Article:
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Foundation Medicine's GeneKit Offers Interpretation, Reporting Tools for Pathologists

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NEW YORK (GenomeWeb) – Seeking to engage with pathologists offering targeted oncology tests, Foundation Medicine has launched GeneKit, a new portal that is designed to help this group of potential clients interpret and report the results of next generation sequencing-based hot spot assays.

Foundation Medicine President and COO Steven Kafka explained that the new product targets pathology laboratories running hot spot assays that do not have access to ready-made interpretation tools to make sense of the data they generate. Once they have run patients' tumor biopsies through their tests, pathologists face the often time-consuming and sometimes expensive task of analyzing their findings and communicating them to treating oncologists. They either outsource their interpretation needs or try to perform the interpretation manually, a task that can take about four hours per report on average, Kafka told GenomeWeb.

GeneKit is intended to serve as a simpler, more cost-effective alternative, according to Kafka. It lets pathologists take advantage of information contained in FoundationCore, Foundation Medicine's knowledgebase that contains more than 50,000 genomic profiles from patients with lung, breast, colon, and other kinds of cancer who were analyzed using the FoundationOne test.

Underlying algorithms compare mutations from patient samples to curated genomic variants, published research results, and targeted therapy and clinical trial information contained in FoundationCore, and generate genetic reports that can be combined with other kinds of clinical data information — radiology results for example — in a final report presented to treating oncologists. When their own hot spot tests return no results or insufficient results, pathologists can use GeneKit to order Foundation Medicine's tests. Essentially, it is designed to "meet [pathologists] where they are in terms of enabling their in-house NGS-based testing and providing them with this rich content, and then where appropriate, reflexing for further testing using our products," he said.

Initially, Foundation Medicine is making GeneKit available to a group of select unnamed pathology labs, with plans to make the portal more broadly available over the next several weeks to months. The company will use the initial period to further hone and improve the system based on customer feedback, as well as to determine the best revenue model — a license-based model or a pay-per-report model — for access, Kafka said. The firm is not disclosing specifics about potential price points, but during a presentation at the Morgan Stanley Global Healthcare conference held this week, Foundation Medicine CEO Michael Pellini said that the company would offer access to content through GeneKit for "a very small fee."

GeneKit's launch is part of a broader informatics strategy that includes building tools that leverage the content available in FoundationCore to help physicians make better point-of-care decisions and to support the efforts of the biopharmaceutical industry to develop new treatments, repurpose existing drugs, and identify candidates for clinical trials. In addition to its large size, FoundationCore is unique, according to Kafka, in that it offers access to data from "real world cancer cases" rather than from primary tumors used by projects like the Cancer Genome Atlas. Foundation Medicine's samples were collected from patients with metastatic and late stage cancers, which are of particular value to pharma companies, for example for clinical trial purposes, as well as to oncologists searching for more effective treatment options for their patients, he said.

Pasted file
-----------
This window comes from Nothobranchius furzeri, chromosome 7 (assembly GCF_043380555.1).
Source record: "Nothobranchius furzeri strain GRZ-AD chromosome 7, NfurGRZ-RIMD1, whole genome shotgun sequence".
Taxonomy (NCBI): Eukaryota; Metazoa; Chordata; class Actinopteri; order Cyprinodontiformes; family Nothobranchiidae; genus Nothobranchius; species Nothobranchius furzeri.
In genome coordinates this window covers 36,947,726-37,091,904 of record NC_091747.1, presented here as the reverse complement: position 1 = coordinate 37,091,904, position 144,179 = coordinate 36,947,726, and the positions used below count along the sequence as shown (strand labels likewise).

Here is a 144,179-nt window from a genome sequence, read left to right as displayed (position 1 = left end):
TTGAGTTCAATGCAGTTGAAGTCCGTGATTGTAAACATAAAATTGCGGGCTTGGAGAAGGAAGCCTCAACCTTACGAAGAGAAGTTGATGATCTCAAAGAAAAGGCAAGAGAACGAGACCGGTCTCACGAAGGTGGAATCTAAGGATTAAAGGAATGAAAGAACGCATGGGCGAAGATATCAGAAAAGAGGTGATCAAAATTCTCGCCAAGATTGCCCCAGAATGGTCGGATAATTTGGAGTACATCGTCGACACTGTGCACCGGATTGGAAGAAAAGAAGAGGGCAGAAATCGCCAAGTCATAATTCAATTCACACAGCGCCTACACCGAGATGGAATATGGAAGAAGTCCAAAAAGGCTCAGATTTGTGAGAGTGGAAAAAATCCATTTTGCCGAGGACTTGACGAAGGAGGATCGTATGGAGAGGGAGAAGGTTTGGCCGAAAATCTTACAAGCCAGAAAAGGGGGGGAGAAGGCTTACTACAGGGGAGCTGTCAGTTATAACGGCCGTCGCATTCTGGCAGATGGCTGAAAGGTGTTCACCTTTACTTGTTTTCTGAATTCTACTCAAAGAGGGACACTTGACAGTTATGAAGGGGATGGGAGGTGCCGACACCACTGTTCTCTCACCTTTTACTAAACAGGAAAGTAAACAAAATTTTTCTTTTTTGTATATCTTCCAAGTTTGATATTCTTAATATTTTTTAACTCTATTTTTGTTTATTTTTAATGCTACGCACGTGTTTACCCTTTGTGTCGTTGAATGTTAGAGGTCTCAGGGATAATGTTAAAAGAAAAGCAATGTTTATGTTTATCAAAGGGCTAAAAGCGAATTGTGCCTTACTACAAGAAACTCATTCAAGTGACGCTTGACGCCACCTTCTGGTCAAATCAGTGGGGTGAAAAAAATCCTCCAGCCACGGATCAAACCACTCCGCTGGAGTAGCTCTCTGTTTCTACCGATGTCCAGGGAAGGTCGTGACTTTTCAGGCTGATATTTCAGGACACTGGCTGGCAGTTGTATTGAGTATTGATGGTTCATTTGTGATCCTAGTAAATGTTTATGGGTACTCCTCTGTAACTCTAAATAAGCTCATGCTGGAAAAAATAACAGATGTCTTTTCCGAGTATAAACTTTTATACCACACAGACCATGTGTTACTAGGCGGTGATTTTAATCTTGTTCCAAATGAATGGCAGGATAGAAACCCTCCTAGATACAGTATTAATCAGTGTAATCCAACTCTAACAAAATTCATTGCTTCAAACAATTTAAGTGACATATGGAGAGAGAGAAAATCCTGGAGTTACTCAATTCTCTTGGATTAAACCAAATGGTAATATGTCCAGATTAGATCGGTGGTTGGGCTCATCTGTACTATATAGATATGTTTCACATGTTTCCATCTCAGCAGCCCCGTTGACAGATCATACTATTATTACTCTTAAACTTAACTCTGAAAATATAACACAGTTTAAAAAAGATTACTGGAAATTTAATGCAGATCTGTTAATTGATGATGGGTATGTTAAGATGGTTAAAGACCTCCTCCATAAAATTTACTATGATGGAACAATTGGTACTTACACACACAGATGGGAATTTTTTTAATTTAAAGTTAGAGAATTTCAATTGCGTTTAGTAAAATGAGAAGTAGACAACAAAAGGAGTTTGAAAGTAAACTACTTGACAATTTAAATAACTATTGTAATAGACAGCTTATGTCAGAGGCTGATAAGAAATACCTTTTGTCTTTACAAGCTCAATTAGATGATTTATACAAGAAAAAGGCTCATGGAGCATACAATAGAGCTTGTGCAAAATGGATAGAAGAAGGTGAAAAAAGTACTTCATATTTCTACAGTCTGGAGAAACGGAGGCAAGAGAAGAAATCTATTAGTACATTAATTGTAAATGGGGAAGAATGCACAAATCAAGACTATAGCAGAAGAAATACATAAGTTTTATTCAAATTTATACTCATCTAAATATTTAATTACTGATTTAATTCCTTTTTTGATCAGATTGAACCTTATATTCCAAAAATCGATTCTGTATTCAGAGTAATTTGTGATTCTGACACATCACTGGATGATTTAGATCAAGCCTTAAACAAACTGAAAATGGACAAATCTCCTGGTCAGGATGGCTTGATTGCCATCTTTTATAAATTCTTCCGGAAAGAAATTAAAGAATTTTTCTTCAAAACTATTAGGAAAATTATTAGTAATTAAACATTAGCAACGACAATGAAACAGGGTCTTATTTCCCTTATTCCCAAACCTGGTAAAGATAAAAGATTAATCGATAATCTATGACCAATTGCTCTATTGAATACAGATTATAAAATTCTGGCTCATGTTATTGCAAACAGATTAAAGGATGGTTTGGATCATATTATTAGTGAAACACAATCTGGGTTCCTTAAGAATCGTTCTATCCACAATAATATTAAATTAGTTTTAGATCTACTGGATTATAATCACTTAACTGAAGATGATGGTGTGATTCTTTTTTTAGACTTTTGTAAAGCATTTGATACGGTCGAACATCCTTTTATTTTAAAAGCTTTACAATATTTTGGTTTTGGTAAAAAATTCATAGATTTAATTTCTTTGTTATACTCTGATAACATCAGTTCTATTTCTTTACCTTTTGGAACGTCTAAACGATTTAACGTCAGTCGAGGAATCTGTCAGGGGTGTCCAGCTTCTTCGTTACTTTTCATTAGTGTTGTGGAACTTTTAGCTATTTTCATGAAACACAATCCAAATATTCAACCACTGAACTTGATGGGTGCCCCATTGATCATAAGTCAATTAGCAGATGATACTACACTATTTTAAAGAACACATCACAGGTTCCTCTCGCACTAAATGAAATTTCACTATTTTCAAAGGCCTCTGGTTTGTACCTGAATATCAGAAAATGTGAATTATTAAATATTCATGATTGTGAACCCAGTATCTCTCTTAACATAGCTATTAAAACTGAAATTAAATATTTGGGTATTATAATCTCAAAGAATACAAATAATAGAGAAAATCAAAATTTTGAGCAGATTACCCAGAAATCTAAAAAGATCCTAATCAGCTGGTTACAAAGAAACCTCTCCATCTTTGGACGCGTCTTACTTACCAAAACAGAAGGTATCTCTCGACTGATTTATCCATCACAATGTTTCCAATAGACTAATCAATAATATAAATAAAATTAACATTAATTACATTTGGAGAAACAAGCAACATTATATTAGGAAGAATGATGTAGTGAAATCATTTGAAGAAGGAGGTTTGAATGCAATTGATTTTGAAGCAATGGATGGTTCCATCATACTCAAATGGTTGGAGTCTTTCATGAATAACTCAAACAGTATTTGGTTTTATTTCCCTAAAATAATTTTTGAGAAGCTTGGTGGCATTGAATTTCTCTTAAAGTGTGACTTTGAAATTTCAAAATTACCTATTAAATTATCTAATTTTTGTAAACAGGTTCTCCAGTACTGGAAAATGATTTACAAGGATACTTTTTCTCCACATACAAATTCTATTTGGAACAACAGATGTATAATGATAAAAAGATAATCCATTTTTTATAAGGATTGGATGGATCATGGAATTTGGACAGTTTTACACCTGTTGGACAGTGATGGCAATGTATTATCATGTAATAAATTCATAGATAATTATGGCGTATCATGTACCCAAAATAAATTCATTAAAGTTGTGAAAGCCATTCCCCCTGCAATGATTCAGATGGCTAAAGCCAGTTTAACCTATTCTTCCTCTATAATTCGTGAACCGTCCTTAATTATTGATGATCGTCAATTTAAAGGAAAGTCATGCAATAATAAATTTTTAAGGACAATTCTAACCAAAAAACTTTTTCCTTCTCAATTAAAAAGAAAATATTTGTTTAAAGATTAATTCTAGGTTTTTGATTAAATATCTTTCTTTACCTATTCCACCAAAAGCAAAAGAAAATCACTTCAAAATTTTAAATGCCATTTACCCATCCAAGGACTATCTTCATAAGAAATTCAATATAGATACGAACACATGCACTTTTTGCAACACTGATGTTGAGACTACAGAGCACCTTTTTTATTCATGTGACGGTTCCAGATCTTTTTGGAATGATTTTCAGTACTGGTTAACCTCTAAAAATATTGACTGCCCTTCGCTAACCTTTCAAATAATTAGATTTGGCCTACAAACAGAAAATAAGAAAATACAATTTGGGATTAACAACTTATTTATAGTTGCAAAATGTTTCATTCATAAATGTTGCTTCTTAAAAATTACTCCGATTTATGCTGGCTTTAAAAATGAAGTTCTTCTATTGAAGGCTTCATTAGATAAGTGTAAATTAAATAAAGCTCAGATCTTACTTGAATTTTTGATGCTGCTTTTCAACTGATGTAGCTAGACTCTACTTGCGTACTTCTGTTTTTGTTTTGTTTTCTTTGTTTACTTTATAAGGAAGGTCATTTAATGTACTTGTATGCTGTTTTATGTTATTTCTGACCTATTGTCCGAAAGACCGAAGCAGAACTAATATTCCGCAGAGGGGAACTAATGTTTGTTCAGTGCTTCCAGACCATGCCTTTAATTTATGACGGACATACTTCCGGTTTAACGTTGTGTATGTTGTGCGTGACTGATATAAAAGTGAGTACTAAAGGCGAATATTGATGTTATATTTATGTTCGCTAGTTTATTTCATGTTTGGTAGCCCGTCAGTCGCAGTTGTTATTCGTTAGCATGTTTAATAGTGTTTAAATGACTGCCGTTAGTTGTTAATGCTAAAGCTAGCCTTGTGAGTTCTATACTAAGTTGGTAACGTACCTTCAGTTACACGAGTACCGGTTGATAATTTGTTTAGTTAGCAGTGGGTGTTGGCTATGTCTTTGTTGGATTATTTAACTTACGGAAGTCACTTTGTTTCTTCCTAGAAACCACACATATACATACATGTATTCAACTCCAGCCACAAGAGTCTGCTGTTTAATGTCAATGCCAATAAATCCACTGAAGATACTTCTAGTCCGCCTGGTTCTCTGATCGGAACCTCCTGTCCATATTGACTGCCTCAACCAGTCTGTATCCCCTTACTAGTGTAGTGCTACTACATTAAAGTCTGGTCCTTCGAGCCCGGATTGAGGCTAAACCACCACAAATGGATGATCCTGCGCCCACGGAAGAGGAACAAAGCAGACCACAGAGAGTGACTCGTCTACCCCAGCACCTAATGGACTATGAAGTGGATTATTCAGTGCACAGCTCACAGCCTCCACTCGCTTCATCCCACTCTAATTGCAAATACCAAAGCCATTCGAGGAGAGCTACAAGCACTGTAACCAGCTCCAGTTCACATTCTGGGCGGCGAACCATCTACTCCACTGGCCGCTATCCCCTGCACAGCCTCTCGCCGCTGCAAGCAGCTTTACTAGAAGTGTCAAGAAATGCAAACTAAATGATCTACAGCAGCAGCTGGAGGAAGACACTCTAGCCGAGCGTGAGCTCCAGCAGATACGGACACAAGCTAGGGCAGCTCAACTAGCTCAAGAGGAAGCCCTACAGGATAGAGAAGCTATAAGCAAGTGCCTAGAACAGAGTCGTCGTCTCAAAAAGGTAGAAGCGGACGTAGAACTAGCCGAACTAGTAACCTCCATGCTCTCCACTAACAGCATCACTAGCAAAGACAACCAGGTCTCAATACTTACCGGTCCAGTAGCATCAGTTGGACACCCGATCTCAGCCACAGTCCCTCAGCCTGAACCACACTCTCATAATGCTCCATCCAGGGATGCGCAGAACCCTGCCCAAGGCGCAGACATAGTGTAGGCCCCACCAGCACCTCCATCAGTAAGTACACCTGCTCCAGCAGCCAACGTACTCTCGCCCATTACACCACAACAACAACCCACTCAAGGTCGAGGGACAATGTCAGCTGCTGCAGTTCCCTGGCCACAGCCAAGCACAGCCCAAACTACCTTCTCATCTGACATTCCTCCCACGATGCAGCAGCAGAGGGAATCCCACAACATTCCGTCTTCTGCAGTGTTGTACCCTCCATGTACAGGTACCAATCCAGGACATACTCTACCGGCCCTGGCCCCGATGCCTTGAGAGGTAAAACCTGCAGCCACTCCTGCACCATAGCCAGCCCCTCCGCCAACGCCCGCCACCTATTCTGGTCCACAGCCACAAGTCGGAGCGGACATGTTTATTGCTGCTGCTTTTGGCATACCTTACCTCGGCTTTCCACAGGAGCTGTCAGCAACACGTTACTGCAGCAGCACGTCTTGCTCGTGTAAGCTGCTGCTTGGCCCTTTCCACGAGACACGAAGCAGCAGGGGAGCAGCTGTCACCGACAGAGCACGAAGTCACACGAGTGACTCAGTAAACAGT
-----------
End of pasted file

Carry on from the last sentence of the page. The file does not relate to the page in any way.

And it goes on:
Other informatics tools in the company's portfolio that use FoundationCore's content include PatientMatch, which is designed to help physicians locate patients with matching tumor genomic profiles to their own patients within the Foundation Medicine network, and then connect with treating physicians and exchange information about therapy decisions and outcomes. PatientMatch, which Foundation Medicine launched at the American Society of Clinical Oncology meeting this year, is part of the company's Interactive Cancer Explorer (ICE) software system, which doctors use for tracking samples and reports, as well as for ordering tests.

During a presentation at Foundation Medicine's analyst and investor day held this week, Kafka said that there are currently more than 8,000 cases available for matching within PatientMatch.

Foundation Medicine is also developing a tool that will enable doctors and patients greater access to clinical trials run by pharmaceutical companies. Kafka said during his presentation that Foundation Medicine is also working with pharma and biotech companies to incorporate detailed clinical trial information into FoundationCore, including data on molecular targets of trials, clinical trial status and location, as well as which trials are open.

The company is developing a tool called SmartTrial that will let physicians query patient cases against the data in FoundationCore and get information about open clinical trials, prioritized based on what is most pertinent to the patient in question, Kafka said.